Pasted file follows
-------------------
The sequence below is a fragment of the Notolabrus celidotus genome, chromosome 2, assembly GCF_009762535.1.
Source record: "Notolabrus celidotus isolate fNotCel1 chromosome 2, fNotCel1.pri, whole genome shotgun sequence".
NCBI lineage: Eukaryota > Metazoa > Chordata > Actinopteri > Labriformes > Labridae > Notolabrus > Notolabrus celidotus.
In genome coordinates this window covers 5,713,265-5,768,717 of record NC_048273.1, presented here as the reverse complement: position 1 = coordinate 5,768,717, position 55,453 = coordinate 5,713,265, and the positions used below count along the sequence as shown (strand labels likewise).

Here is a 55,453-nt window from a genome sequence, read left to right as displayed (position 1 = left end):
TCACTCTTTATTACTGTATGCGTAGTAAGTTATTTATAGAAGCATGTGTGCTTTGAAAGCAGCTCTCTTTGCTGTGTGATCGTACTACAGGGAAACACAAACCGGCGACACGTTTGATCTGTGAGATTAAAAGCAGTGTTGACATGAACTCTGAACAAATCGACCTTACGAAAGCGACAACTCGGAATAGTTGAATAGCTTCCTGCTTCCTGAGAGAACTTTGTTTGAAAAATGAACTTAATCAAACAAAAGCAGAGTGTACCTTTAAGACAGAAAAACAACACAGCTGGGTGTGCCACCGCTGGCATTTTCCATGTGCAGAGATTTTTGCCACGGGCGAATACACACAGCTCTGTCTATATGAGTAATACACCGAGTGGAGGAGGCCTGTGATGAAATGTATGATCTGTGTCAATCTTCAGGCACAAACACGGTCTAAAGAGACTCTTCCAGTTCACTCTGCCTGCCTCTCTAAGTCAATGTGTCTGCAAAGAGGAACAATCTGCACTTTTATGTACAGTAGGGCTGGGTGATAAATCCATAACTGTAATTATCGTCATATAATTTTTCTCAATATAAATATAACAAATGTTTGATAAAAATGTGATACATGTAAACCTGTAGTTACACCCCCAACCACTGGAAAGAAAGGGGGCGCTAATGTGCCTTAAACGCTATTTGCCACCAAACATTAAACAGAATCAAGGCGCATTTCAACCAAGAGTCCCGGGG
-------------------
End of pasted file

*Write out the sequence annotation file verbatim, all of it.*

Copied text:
The sequence below is a fragment of the Notolabrus celidotus genome, chromosome 2, assembly GCF_009762535.1.
Source record: "Notolabrus celidotus isolate fNotCel1 chromosome 2, fNotCel1.pri, whole genome shotgun sequence".
NCBI lineage: Eukaryota > Metazoa > Chordata > Actinopteri > Labriformes > Labridae > Notolabrus > Notolabrus celidotus.
In genome coordinates this window covers 5,713,265-5,768,717 of record NC_048273.1, presented here as the reverse complement: position 1 = coordinate 5,768,717, position 55,453 = coordinate 5,713,265, and the positions used below count along the sequence as shown (strand labels likewise).

Here is a 55,453-nt window from a genome sequence, read left to right as displayed (position 1 = left end):
TCACTCTTTATTACTGTATGCGTAGTAAGTTATTTATAGAAGCATGTGTGCTTTGAAAGCAGCTCTCTTTGCTGTGTGATCGTACTACAGGGAAACACAAACCGGCGACACGTTTGATCTGTGAGATTAAAAGCAGTGTTGACATGAACTCTGAACAAATCGACCTTACGAAAGCGACAACTCGGAATAGTTGAATAGCTTCCTGCTTCCTGAGAGAACTTTGTTTGAAAAATGAACTTAATCAAACAAAAGCAGAGTGTACCTTTAAGACAGAAAAACAACACAGCTGGGTGTGCCACCGCTGGCATTTTCCATGTGCAGAGATTTTTGCCACGGGCGAATACACACAGCTCTGTCTATATGAGTAATACACCGAGTGGAGGAGGCCTGTGATGAAATGTATGATCTGTGTCAATCTTCAGGCACAAACACGGTCTAAAGAGACTCTTCCAGTTCACTCTGCCTGCCTCTCTAAGTCAATGTGTCTGCAAAGAGGAACAATCTGCACTTTTATGTACAGTAGGGCTGGGTGATAAATCCATAACTGTAATTATCGTCATATAATTTTTCTCAATATAAATATAACAAATGTTTGATAAAAATGTGATACATGTAAACCTGTAGTTACACCCCCAACCACTGGAAAGAAAGGGGGCGCTAATGTGCCTTAAACGCTATTTGCCACCAAACATTAAACAGAATCAAGGCGCATTTCAACCAAGAGTCCCGGGG